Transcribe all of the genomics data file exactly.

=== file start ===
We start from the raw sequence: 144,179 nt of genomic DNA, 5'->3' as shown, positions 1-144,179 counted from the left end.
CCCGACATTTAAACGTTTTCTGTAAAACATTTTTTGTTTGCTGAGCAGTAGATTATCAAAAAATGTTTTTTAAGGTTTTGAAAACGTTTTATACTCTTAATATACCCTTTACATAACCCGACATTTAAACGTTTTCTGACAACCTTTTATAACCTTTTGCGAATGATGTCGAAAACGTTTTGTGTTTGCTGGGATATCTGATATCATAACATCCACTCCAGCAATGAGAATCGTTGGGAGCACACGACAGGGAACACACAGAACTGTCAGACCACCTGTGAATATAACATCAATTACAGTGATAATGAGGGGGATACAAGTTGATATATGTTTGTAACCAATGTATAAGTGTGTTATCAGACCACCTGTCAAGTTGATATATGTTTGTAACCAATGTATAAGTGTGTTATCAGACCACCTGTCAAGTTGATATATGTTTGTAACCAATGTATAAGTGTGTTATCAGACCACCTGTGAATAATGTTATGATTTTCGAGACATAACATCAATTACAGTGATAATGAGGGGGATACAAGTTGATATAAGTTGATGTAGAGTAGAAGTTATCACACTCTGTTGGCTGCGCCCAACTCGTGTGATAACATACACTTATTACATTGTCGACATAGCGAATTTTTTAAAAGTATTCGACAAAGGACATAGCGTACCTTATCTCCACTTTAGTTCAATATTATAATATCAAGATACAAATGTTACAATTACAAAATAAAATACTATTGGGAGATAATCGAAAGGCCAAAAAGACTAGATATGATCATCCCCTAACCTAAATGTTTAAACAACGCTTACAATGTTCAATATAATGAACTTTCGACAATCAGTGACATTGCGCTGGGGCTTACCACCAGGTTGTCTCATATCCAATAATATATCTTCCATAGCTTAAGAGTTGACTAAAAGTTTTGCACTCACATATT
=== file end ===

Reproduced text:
We start from the raw sequence: 144,179 nt of genomic DNA, 5'->3' as shown, positions 1-144,179 counted from the left end.
CCCGACATTTAAACGTTTTCTGTAAAACATTTTTTGTTTGCTGAGCAGTAGATTATCAAAAAATGTTTTTTAAGGTTTTGAAAACGTTTTATACTCTTAATATACCCTTTACATAACCCGACATTTAAACGTTTTCTGACAACCTTTTATAACCTTTTGCGAATGATGTCGAAAACGTTTTGTGTTTGCTGGGATATCTGATATCATAACATCCACTCCAGCAATGAGAATCGTTGGGAGCACACGACAGGGAACACACAGAACTGTCAGACCACCTGTGAATATAACATCAATTACAGTGATAATGAGGGGGATACAAGTTGATATATGTTTGTAACCAATGTATAAGTGTGTTATCAGACCACCTGTCAAGTTGATATATGTTTGTAACCAATGTATAAGTGTGTTATCAGACCACCTGTCAAGTTGATATATGTTTGTAACCAATGTATAAGTGTGTTATCAGACCACCTGTGAATAATGTTATGATTTTCGAGACATAACATCAATTACAGTGATAATGAGGGGGATACAAGTTGATATAAGTTGATGTAGAGTAGAAGTTATCACACTCTGTTGGCTGCGCCCAACTCGTGTGATAACATACACTTATTACATTGTCGACATAGCGAATTTTTTAAAAGTATTCGACAAAGGACATAGCGTACCTTATCTCCACTTTAGTTCAATATTATAATATCAAGATACAAATGTTACAATTACAAAATAAAATACTATTGGGAGATAATCGAAAGGCCAAAAAGACTAGATATGATCATCCCCTAACCTAAATGTTTAAACAACGCTTACAATGTTCAATATAATGAACTTTCGACAATCAGTGACATTGCGCTGGGGCTTACCACCAGGTTGTCTCATATCCAATAATATATCTTCCATAGCTTAAGAGTTGACTAAAAGTTTTGCACTCACATATT